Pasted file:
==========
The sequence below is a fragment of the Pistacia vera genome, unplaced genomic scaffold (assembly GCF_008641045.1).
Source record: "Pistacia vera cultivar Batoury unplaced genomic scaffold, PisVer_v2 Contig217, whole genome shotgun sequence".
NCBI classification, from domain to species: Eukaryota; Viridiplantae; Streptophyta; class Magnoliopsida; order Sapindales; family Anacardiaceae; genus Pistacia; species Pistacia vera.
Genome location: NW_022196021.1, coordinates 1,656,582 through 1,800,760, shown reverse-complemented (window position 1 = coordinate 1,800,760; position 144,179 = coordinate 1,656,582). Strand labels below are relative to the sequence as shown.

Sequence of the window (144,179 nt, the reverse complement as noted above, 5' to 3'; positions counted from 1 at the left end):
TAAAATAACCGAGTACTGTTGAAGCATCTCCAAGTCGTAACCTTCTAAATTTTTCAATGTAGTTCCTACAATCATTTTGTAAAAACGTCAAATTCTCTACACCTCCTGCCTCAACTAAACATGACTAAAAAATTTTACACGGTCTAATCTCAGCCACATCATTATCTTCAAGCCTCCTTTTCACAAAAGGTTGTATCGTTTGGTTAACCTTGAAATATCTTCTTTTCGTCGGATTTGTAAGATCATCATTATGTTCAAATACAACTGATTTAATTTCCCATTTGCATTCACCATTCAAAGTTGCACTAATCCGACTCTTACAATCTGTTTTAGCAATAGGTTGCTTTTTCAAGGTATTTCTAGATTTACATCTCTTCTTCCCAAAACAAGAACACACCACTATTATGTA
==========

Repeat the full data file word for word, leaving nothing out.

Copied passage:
The sequence below is a fragment of the Pistacia vera genome, unplaced genomic scaffold (assembly GCF_008641045.1).
Source record: "Pistacia vera cultivar Batoury unplaced genomic scaffold, PisVer_v2 Contig217, whole genome shotgun sequence".
NCBI classification, from domain to species: Eukaryota; Viridiplantae; Streptophyta; class Magnoliopsida; order Sapindales; family Anacardiaceae; genus Pistacia; species Pistacia vera.
Genome location: NW_022196021.1, coordinates 1,656,582 through 1,800,760, shown reverse-complemented (window position 1 = coordinate 1,800,760; position 144,179 = coordinate 1,656,582). Strand labels below are relative to the sequence as shown.

Sequence of the window (144,179 nt, the reverse complement as noted above, 5' to 3'; positions counted from 1 at the left end):
TAAAATAACCGAGTACTGTTGAAGCATCTCCAAGTCGTAACCTTCTAAATTTTTCAATGTAGTTCCTACAATCATTTTGTAAAAACGTCAAATTCTCTACACCTCCTGCCTCAACTAAACATGACTAAAAAATTTTACACGGTCTAATCTCAGCCACATCATTATCTTCAAGCCTCCTTTTCACAAAAGGTTGTATCGTTTGGTTAACCTTGAAATATCTTCTTTTCGTCGGATTTGTAAGATCATCATTATGTTCAAATACAACTGATTTAATTTCCCATTTGCATTCACCATTCAAAGTTGCACTAATCCGACTCTTACAATCTGTTTTAGCAATAGGTTGCTTTTTCAAGGTATTTCTAGATTTACATCTCTTCTTCCCAAAACAAGAACACACCACTATTATGTA